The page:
[Techtaffy Newsdesk]

Android and iOS powered 85% of all smartphones shipped in the second quarter of 2012 (2Q12), establishing a new combined high for the mobile operating systems from Google and Apple, says IDC. Meanwhile, BlackBerry and Symbian, two pioneers and former leaders of the smartphone market, both saw their market shares fall below five percent. According to the IDC Worldwide Quarterly Mobile Phone Tracker, Android amassed a commanding 68.1% market share of all smartphones shipped during the quarter, while BlackBerry and Symbian reached just 4.8% and 4.4% respectively.

“Android continues to fire on all cylinders,” said Ramon Llamas, senior research analyst with IDC. “The market was entreated to several flagship models from Android’s handset partners, prices were well within reach to meet multiple budgetary needs, and the user experience from both Google and its handset partners boosted Android smartphones’ utility far beyond simple telephony.”

“The mobile OS market is now unquestionably a two-horse race due to the dominance of Android and iOS,” said Kevin Restivo, senior research analyst with IDC. “With much of the world’s mobile phone user base still operating feature phones, the smartphone OS market share battle is far from over. There is still room for some mobile OS competitors to gain share, although such efforts will become increasingly difficult as smartphone penetration increases.”

Operating System Highlights

Android‘s success in the market can be traced directly to Samsung, which accounted for 44.0% of all Android smartphones shipped in 2Q12 and totaled more than the next seven Android vendors’ volumes combined. Meanwhile, the next seven vendors were a mix of companies re-establishing their strategies or growing volumes within key markets. Also not to be overlooked was the growing relevance of Android 4.0 Ice Cream Sandwich with the release of numerous models worldwide.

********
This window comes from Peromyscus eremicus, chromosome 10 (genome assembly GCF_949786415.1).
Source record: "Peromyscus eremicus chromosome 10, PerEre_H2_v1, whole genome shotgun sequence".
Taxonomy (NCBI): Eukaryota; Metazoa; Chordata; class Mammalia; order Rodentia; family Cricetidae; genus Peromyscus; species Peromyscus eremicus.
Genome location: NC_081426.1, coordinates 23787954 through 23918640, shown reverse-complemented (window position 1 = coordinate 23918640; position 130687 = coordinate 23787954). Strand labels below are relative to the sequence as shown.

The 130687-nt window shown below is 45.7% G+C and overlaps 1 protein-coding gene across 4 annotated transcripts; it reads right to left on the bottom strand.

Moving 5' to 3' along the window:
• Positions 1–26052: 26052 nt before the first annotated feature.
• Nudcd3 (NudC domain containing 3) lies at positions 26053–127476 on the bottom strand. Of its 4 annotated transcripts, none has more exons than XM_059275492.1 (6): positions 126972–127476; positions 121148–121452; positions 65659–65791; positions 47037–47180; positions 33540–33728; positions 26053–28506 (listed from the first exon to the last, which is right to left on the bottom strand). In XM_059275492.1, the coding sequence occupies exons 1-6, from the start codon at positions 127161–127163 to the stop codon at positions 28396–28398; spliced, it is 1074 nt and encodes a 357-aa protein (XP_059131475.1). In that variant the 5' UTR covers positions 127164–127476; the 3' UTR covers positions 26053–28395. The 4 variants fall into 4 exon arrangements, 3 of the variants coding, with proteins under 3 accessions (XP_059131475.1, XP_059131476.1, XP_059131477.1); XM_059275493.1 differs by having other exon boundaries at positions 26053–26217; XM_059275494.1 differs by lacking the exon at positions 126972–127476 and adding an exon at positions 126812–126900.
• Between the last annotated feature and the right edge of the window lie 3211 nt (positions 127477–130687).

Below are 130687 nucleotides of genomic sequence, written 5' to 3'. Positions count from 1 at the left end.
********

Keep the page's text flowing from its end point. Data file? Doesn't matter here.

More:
iOS posted double-digit growth, but not enough to keep up with the overall market. Demand for Apple’s flagship smartphone has cooled off now that the device has been available since October, and the rumors around the blogosphere have fueled speculation about a new design and features. Despite these trends, iOS remained the solid number two operating system behind Android worldwide, and greater than the total number of smartphones on the remaining platforms.

BlackBerry, one of the pioneers and former leaders in the worldwide smartphone market, reached share levels not seen since the first quarter of 2009. BlackBerry has lost significant share to other operating systems in the consumer and enterprise segments. Now that RIM has delayed the release of new BlackBerry 10 smartphones out to 2013, BlackBerry remains vulnerable to the competition.

Symbian, for years the world’s most shipped OS, sunk to a new nadir last quarter. The 62.9% drop registered was its sharpest year-over-year drop ever. The decline of Symbian, precipitated by Nokia’s decision to make Windows Phone its primary smartphone OS, has accelerated due to lower sales in key economically developing geographies such as China as well as Central & Eastern Europe and the Middle East and Africa.

Windows Phone 7/ Windows Mobile narrowed the gap between itself and BlackBerry last quarter in its bid to become the number 3 mobile OS in terms of market share. The share gains it made last quarter are due mostly to Nokia, which almost doubled its Lumia/Windows Phone shipments sequentially. Though it’s closing in on the third spot, Windows Phone is still a distant competitor to Android and iOS. Microsoft will need to generate additional momentum from Windows Phone 8 devices, which will be introduced this fall, if it is to narrow the share gap further between itself and the three mobile OS leaders.

Linux, a category largely comprised of Samsung’s Bada shipments, declined on a year-over year basis as Samsung’s smartphone sales are increasingly Android centric. In addition, Linux OS dependent vendors such as Panasonic are also migrating to Android, which contributed to the year-over-year decline.

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